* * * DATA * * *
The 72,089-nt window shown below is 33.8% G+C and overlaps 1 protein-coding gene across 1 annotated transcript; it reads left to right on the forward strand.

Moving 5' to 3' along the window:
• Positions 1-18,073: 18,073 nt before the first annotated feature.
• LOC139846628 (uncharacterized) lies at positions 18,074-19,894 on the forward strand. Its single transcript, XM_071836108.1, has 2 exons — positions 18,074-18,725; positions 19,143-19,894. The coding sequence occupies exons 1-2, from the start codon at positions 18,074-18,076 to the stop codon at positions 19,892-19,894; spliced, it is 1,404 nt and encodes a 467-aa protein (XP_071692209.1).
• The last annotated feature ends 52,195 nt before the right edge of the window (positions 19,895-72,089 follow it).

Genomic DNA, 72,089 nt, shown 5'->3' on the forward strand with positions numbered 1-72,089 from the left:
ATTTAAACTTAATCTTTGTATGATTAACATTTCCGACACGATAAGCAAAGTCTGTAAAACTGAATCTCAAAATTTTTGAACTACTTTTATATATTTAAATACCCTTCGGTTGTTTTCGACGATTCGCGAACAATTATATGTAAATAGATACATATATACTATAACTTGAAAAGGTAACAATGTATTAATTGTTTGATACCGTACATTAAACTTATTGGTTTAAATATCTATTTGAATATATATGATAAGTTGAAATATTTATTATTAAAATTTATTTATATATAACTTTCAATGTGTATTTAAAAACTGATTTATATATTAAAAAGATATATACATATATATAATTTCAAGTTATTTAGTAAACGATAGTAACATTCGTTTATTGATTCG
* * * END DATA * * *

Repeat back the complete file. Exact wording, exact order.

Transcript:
The 72,089-nt window shown below is 33.8% G+C and overlaps 1 protein-coding gene across 1 annotated transcript; it reads left to right on the forward strand.

Moving 5' to 3' along the window:
• Positions 1-18,073: 18,073 nt before the first annotated feature.
• LOC139846628 (uncharacterized) lies at positions 18,074-19,894 on the forward strand. Its single transcript, XM_071836108.1, has 2 exons — positions 18,074-18,725; positions 19,143-19,894. The coding sequence occupies exons 1-2, from the start codon at positions 18,074-18,076 to the stop codon at positions 19,892-19,894; spliced, it is 1,404 nt and encodes a 467-aa protein (XP_071692209.1).
• The last annotated feature ends 52,195 nt before the right edge of the window (positions 19,895-72,089 follow it).

Genomic DNA, 72,089 nt, shown 5'->3' on the forward strand with positions numbered 1-72,089 from the left:
ATTTAAACTTAATCTTTGTATGATTAACATTTCCGACACGATAAGCAAAGTCTGTAAAACTGAATCTCAAAATTTTTGAACTACTTTTATATATTTAAATACCCTTCGGTTGTTTTCGACGATTCGCGAACAATTATATGTAAATAGATACATATATACTATAACTTGAAAAGGTAACAATGTATTAATTGTTTGATACCGTACATTAAACTTATTGGTTTAAATATCTATTTGAATATATATGATAAGTTGAAATATTTATTATTAAAATTTATTTATATATAACTTTCAATGTGTATTTAAAAACTGATTTATATATTAAAAAGATATATACATATATATAATTTCAAGTTATTTAGTAAACGATAGTAACATTCGTTTATTGATTCG